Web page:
I Live and Die For You: A Christmas Reflection


I haven't had much in the way of words to share lately, as evidenced by the radio silence around here, and I've got several half-written posts sitting in my drafts folder waiting to be finished. But I needed to share something short today; I couldn't not.

I'm a poet at heart, and flowery words pour out of me at the best of times. But every year on December 21st, I feel especially poetic. There's something about the shortest day of the year that strikes me as beautiful and melancholy and hopeful as Christmas approaches.

I'm feeling it even more than usual this year, though, with a whole host of changes to my life this month. Life has been busy and surprising and beautiful, and I'm incredibly tired. But my heart is full and I am so excited for these coming days and weeks to unfold.

There's something powerful about the very tangible fact that the darkness does not get to claim any more ground than this. It stops here. Starting tomorrow, we will reclaim fragments of daylight, collecting sunshine piece by piece, clawing back at the night sky that so envelops December. This is as dark as it's going to get.

There's something powerful about the fact that after 400 years of silence, a child was born into a weary world that felt like God had forgotten them. His presence blasted through the darkness, that good news of great joy which is for all people ringing through the hills. His presence declared that the darkness stops here.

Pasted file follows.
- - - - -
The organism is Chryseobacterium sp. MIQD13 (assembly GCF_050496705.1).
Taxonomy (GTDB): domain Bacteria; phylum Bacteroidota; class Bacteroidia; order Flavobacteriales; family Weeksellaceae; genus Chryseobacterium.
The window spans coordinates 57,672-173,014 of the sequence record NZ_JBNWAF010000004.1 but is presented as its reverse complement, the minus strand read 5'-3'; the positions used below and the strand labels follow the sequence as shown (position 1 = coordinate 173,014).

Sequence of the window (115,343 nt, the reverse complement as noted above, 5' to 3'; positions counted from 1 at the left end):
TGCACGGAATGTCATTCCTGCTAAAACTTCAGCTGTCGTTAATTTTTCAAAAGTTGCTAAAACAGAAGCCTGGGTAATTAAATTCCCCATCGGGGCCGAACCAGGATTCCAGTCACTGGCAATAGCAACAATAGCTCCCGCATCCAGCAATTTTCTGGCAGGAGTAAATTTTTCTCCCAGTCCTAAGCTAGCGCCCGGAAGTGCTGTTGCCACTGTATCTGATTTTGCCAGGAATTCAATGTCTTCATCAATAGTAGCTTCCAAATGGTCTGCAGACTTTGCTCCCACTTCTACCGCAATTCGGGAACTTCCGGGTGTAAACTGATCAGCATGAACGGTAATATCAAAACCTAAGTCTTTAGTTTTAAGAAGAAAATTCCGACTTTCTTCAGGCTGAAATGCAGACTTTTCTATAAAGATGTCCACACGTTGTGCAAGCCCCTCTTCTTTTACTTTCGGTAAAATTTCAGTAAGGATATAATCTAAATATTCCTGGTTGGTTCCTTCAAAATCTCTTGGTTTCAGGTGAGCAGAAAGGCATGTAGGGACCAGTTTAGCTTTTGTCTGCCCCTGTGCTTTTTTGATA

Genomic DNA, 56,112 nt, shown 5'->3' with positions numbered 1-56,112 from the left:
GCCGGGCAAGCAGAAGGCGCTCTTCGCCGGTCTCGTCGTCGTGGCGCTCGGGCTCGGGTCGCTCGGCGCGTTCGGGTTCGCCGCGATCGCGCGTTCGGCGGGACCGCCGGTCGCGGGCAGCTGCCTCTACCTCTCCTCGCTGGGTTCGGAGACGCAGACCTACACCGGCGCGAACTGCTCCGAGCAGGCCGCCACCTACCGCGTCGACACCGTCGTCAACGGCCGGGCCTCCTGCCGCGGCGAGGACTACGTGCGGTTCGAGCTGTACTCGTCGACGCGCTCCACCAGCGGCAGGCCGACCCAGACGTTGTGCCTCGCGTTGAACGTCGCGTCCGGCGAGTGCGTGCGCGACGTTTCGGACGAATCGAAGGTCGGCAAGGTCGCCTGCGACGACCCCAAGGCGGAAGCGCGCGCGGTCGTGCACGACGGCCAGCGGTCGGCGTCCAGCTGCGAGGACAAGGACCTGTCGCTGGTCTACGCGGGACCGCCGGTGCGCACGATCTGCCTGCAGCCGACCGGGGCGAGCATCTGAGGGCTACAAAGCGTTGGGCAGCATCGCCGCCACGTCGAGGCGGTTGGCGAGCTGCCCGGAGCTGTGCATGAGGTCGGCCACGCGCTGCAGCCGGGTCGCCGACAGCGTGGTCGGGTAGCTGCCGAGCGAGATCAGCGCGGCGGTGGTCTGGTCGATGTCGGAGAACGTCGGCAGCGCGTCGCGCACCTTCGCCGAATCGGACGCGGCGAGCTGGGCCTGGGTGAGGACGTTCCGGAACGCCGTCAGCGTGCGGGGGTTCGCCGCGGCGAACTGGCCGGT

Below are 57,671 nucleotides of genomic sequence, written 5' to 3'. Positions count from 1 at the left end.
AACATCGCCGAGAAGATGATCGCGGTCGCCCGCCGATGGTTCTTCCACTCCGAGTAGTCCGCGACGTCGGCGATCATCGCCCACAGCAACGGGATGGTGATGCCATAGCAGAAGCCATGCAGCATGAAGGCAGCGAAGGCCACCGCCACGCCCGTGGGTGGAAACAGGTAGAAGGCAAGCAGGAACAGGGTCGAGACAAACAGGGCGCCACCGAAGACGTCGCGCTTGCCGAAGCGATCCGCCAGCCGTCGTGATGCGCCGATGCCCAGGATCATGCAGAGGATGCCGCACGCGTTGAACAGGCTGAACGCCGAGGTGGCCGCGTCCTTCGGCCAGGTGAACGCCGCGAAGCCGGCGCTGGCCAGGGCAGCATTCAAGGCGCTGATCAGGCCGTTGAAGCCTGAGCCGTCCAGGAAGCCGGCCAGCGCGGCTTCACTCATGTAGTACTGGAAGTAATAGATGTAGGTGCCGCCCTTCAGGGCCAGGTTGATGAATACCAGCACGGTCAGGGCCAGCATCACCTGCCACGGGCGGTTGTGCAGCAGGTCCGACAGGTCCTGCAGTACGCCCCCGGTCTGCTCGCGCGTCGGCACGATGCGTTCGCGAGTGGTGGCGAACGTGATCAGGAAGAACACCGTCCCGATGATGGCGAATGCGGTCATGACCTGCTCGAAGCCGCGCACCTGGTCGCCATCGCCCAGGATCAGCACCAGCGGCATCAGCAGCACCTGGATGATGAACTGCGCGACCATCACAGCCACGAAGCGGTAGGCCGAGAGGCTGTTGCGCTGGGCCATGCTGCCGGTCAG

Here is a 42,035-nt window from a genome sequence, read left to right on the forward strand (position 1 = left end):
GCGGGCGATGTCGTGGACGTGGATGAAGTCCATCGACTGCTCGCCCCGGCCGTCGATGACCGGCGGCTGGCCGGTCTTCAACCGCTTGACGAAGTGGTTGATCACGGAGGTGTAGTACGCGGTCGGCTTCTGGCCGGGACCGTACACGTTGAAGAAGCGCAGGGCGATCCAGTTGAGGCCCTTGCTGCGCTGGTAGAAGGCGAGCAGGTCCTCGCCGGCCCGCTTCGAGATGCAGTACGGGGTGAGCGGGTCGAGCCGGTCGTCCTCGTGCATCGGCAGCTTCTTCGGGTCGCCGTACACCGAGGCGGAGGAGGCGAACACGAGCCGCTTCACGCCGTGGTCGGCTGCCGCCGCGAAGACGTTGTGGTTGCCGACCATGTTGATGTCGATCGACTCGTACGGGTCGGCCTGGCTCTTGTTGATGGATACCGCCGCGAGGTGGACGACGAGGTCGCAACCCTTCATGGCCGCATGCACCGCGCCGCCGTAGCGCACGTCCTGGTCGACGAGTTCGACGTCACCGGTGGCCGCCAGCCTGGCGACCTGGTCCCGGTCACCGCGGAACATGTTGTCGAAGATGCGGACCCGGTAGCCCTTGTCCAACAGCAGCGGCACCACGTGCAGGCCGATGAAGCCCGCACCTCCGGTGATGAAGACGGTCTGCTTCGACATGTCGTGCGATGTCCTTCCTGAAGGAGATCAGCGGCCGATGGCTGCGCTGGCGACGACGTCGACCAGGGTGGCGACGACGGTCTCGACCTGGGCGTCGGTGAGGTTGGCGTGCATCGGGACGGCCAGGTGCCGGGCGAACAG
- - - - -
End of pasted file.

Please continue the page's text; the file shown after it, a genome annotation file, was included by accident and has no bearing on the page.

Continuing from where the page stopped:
This child who was born to be the fulfillment of all things, the long expected one that inspired these words:

'the people dwelling in darkness

Have seen a great light,

And for those dwelling in the region and shadow of death,

On them a light has dawned.' (Matthew 11:16, quoting Isaiah)

If there's anything I've learned this year, it's that God is never not calling out to us, that he reaches down to us through his son, his voice constantly whispering -

I'm not out of reach;

I've never been out of reach.

Despite it all, I see you.

You haven't been forgotten

my beautiful, beloved child:

I live and die for you.

When the days feel shadowy and alone, remember that the darkness does not win; in Jesus' name, Good has the victory and there is so much hope in the days ahead. Light has dawned, and his name is Jesus. He lives and dies for you.

Rest in that truth, friends. Let it seep into your bones and bring peace to your soul this Christmas season. Know that you are not alone, that there is One whose heart is always for you, no matter whether you are surrounded by loved ones or spending the holiday far away from your people.

It only gets brighter from here. Wishing you the merriest of Christmases.